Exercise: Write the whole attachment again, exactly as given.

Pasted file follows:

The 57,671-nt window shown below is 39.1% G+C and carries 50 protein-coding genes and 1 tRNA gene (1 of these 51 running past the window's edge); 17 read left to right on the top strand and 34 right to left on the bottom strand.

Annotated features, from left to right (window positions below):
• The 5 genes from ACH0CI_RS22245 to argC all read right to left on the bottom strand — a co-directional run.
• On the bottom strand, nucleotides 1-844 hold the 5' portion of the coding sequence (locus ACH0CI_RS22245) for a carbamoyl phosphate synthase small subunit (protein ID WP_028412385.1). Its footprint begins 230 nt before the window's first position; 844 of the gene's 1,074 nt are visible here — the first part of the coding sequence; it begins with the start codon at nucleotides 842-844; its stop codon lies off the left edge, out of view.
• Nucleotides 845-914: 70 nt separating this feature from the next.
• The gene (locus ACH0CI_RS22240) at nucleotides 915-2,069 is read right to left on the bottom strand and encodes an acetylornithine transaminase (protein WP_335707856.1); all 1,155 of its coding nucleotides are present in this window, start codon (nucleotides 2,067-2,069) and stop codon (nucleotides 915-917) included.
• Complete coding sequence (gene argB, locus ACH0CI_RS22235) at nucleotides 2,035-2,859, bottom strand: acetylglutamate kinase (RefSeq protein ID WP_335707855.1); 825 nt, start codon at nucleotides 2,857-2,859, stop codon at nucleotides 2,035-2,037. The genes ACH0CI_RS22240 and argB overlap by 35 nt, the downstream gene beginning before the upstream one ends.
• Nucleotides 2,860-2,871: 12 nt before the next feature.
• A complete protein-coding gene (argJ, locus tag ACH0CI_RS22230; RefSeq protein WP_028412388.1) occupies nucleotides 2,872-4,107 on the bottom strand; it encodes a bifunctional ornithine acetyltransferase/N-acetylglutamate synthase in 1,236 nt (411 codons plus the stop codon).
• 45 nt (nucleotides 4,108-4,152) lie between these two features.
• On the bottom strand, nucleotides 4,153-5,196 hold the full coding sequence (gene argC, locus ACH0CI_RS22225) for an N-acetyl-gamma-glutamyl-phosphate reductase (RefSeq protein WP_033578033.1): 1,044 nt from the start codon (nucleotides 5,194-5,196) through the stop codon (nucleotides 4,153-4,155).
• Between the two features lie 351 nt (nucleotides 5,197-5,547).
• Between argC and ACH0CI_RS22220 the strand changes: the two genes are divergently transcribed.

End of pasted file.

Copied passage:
The 57,671-nt window shown below is 39.1% G+C and carries 50 protein-coding genes and 1 tRNA gene (1 of these 51 running past the window's edge); 17 read left to right on the top strand and 34 right to left on the bottom strand.

Annotated features, from left to right (window positions below):
• The 5 genes from ACH0CI_RS22245 to argC all read right to left on the bottom strand — a co-directional run.
• On the bottom strand, nucleotides 1-844 hold the 5' portion of the coding sequence (locus ACH0CI_RS22245) for a carbamoyl phosphate synthase small subunit (protein ID WP_028412385.1). Its footprint begins 230 nt before the window's first position; 844 of the gene's 1,074 nt are visible here — the first part of the coding sequence; it begins with the start codon at nucleotides 842-844; its stop codon lies off the left edge, out of view.
• Nucleotides 845-914: 70 nt separating this feature from the next.
• The gene (locus ACH0CI_RS22240) at nucleotides 915-2,069 is read right to left on the bottom strand and encodes an acetylornithine transaminase (protein WP_335707856.1); all 1,155 of its coding nucleotides are present in this window, start codon (nucleotides 2,067-2,069) and stop codon (nucleotides 915-917) included.
• Complete coding sequence (gene argB, locus ACH0CI_RS22235) at nucleotides 2,035-2,859, bottom strand: acetylglutamate kinase (RefSeq protein ID WP_335707855.1); 825 nt, start codon at nucleotides 2,857-2,859, stop codon at nucleotides 2,035-2,037. The genes ACH0CI_RS22240 and argB overlap by 35 nt, the downstream gene beginning before the upstream one ends.
• Nucleotides 2,860-2,871: 12 nt before the next feature.
• A complete protein-coding gene (argJ, locus tag ACH0CI_RS22230; RefSeq protein WP_028412388.1) occupies nucleotides 2,872-4,107 on the bottom strand; it encodes a bifunctional ornithine acetyltransferase/N-acetylglutamate synthase in 1,236 nt (411 codons plus the stop codon).
• 45 nt (nucleotides 4,108-4,152) lie between these two features.
• On the bottom strand, nucleotides 4,153-5,196 hold the full coding sequence (gene argC, locus ACH0CI_RS22225) for an N-acetyl-gamma-glutamyl-phosphate reductase (RefSeq protein WP_033578033.1): 1,044 nt from the start codon (nucleotides 5,194-5,196) through the stop codon (nucleotides 4,153-4,155).
• Between the two features lie 351 nt (nucleotides 5,197-5,547).
• Between argC and ACH0CI_RS22220 the strand changes: the two genes are divergently transcribed.